Newly appointed Senator Victor Oh defended PM Harper’s move on the census

Before Senator Victor Oh was a Senator, he said “I believe voluntary information is more accurate than mandatory” regarding the mandatory long-form census versus the voluntary survey.

From the written record of the Standing Committee on Industry, Science and Technology.

Hon. Mauril Bélanger:
 
Sir, we verified with the United Way, and according to them, the data obtained by the long-form census, which has been mandatory up until now, is the only source of reliable and comprehensive data regarding individuals and families in the local neighbourhood communities. They want this to be maintained, to be able to continue doing community mapping not only in Peel, but they do it in Ottawa and in other communities as well.
 
My next question to you is on the accuracy. You said because the government will increase from 20% to 30% the number of people getting the long form, although it’s no longer mandatory, this will provide greater accuracy.
 
Mr. Victor Oh:
 
Yes, because I believe voluntary information is more accurate than mandatory.
 
—-
 
Mr. Victor Oh:
 
In my contact with the communities, the feedback I had was that this survey was not a big deal, and why do you make it so political? What the country should do now is focus on the economy and jobs. We should stay ahead of the G-7. The average person is not interested in why we’re sitting here today. I don’t think it’s important. I think the most important thing is the economy and job creation.
 
———-
 
Mr. Victor Oh (Honorary President of the Mississauga Chinese Business Association, Confederation of Greater Toronto Chinese Business Association):
 
Thank you very much for having me here today to explain my point of view.
 
Many countries in the world have taken on the mandatory census. I strongly believe our government has replaced the mandatory census with the voluntary national survey because we do not believe it is appropriate to compel Canadians to divulge extensive private and personal information. I do not believe Canadians should be forced under the threat of fines, jail, or both, to divulge the answers to certain intimate questions. I’m from Singapore, and jail is a no-no over there.
 
Furthermore, I have confidence that a sufficient number of civic-minded Canadians will complete and return the national household survey to provide equally valid and valuable information to the data collected under the threat of penalty. I believe a voluntary census, with 30% more forms sent out, will give more accuracy on information coming back.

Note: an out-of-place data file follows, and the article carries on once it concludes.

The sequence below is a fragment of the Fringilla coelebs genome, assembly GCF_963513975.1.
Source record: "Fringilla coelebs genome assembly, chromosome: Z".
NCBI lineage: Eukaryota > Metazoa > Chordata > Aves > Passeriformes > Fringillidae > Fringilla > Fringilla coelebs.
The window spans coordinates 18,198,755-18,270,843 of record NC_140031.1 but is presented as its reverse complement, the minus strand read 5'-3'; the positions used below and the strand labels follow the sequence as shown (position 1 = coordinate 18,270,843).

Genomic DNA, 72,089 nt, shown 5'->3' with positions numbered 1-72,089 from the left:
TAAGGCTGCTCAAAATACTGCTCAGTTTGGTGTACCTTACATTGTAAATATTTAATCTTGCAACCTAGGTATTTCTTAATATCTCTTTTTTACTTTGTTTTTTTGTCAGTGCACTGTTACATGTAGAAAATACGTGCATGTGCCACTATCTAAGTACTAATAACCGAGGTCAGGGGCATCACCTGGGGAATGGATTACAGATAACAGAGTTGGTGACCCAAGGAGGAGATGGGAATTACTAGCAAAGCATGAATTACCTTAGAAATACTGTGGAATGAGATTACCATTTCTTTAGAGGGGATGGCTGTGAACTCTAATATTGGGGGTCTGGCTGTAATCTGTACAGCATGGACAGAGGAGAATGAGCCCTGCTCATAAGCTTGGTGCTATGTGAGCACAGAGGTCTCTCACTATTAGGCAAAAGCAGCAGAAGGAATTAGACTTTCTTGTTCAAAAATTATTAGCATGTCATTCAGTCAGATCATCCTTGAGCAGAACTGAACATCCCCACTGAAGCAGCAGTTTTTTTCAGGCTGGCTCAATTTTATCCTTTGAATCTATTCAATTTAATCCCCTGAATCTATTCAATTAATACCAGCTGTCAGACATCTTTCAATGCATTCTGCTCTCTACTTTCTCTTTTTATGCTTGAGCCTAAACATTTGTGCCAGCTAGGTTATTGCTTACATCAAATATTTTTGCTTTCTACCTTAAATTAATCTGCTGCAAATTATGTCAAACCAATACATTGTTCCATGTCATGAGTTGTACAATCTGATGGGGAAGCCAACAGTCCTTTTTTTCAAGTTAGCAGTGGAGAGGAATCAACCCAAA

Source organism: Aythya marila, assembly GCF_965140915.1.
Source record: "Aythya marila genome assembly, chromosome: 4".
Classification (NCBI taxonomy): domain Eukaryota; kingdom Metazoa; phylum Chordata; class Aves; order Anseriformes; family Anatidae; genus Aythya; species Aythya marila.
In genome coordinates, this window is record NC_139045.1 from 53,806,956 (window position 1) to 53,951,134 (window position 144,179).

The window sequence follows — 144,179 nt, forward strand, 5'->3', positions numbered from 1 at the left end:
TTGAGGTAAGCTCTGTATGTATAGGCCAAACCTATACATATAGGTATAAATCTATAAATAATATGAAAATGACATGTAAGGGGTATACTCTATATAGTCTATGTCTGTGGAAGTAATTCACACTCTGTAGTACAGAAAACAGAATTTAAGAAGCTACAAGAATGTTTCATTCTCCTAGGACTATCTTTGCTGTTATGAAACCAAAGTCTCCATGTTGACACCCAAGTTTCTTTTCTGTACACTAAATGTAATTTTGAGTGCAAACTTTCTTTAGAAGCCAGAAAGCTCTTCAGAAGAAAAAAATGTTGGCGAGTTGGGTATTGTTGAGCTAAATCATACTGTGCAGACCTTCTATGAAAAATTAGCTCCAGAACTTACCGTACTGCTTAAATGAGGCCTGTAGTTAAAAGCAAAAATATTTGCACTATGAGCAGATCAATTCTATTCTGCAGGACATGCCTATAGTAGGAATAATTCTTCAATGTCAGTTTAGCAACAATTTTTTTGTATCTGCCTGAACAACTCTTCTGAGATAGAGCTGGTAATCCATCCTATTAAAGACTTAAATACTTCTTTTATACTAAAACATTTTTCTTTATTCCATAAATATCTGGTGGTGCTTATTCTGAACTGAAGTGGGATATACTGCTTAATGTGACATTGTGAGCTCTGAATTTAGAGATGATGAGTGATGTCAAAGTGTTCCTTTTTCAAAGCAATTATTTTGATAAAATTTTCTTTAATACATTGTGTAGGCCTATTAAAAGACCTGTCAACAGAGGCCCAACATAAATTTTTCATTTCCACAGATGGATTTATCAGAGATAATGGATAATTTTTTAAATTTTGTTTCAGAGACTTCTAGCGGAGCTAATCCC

The approach to this issue is about finding a better balance between collecting necessary data and protecting the private rights of Canadians. I recognize that the information gathered from the long-form census is valuable. However, I believe a balance must be drawn between the government collecting data under the threat of fines, jail, or both.
 
For the last four years I’ve seen a lot of new immigration settlements being set up across the GTA and Canada. So it shows that, from time to time, government has paid attention to how many immigrants are coming into the country, what they need and where they need help, and I think that is critical. I’ve been in Canada for 30 years, and this is the first time I’ve seen so many settlements opening up, over the last four years.
 
In conclusion, as an entrepreneur, I feel strongly about efficient use of taxpayers’ money and about excessive intervention by government in the everyday life of people. Based on my network and discussions, I think many Chinese are not aware of the value of a census and that even completing the form, be it mandatory or optional, the information might not be accurate.
 
I have attended dozens and dozens of events with ministers and MPs from all parties, including accompanying Prime Minister Harper to China, and I see that despite its hard work the government’s message does not always register 100% with the Chinese. Language and cultural differences are key issues.
 
In conclusion also, my association, I and my supporters, would like to offer help to the federal government and act as a bridge to the Chinese Canadian community, including information sessions and advertising in the ethnic media, so that they can better understand the importance of census ideas.
 
In terms of the United Way of Peel Region, just recently, they think the census of 2006 is already outdated. There is a new census conducted by the United Way of Peel Region, called the “community mapping process”, which shows that the Peel region has 52% or more new immigrants. So you can see that our situation in terms of mapping is very important.
 
With today’s technology, different companies and different organizations are doing a lot of different surveys on their own. That is a very important thing to show that we have a good census here in Canada but our information may not be up to date.

 
A lot of companies in the private sector are doing their own censuses, and I believe those censuses can be shared by everybody.
 
Thank you.

Responding to Paul Wells…

Today Paul Wells wrote a piece in which he supported the thesis of a post I wrote back on July 22. However, he thought he noted a bit of an inconsistency between my post and later tweets,

I’ve been mystified by Stephen Harper’s willingness to squander so much political capital on an issue as trivial as the long-form census. Only slightly less so by the media’s piling on, treating this as a matter of great national importance, and by the level of emotional investment so many apparently attach to census-gathering.

The opposition? They’re just reveling in the unexpected bounty of low-hanging political fruit, and Tory self-inflicted injury.

I don’t get it. It’s just not that big a deal – either way.

— Charles W. Moore, New Brunswick Telegraph Journal, today

Stephen Harper seeks to diminish or destroy the Liberal Party to replace them with the Conservatives as Canada’s default choice for government. His greatest challenge is to dismantle the modern welfare state. If it can’t be measured, future governments can’t pander.

— Blogger Stephen Taylor, July 22.

That’s the choice, I suppose. Either what the Harper government is doing with the long-form census doesn’t matter, or it does. Obviously Moore has a lot more company than Taylor does. Indeed, lately Moore’s company includes Taylor: since July 22 this whole business has gotten too hot for Stephen’s liking and in his blog and on Twitter he’s joined the nobody-cares crowd, arguing that this whole business is an invention of the “push media,” by which he means news organizations that cover a story he doesn’t like for longer than he likes.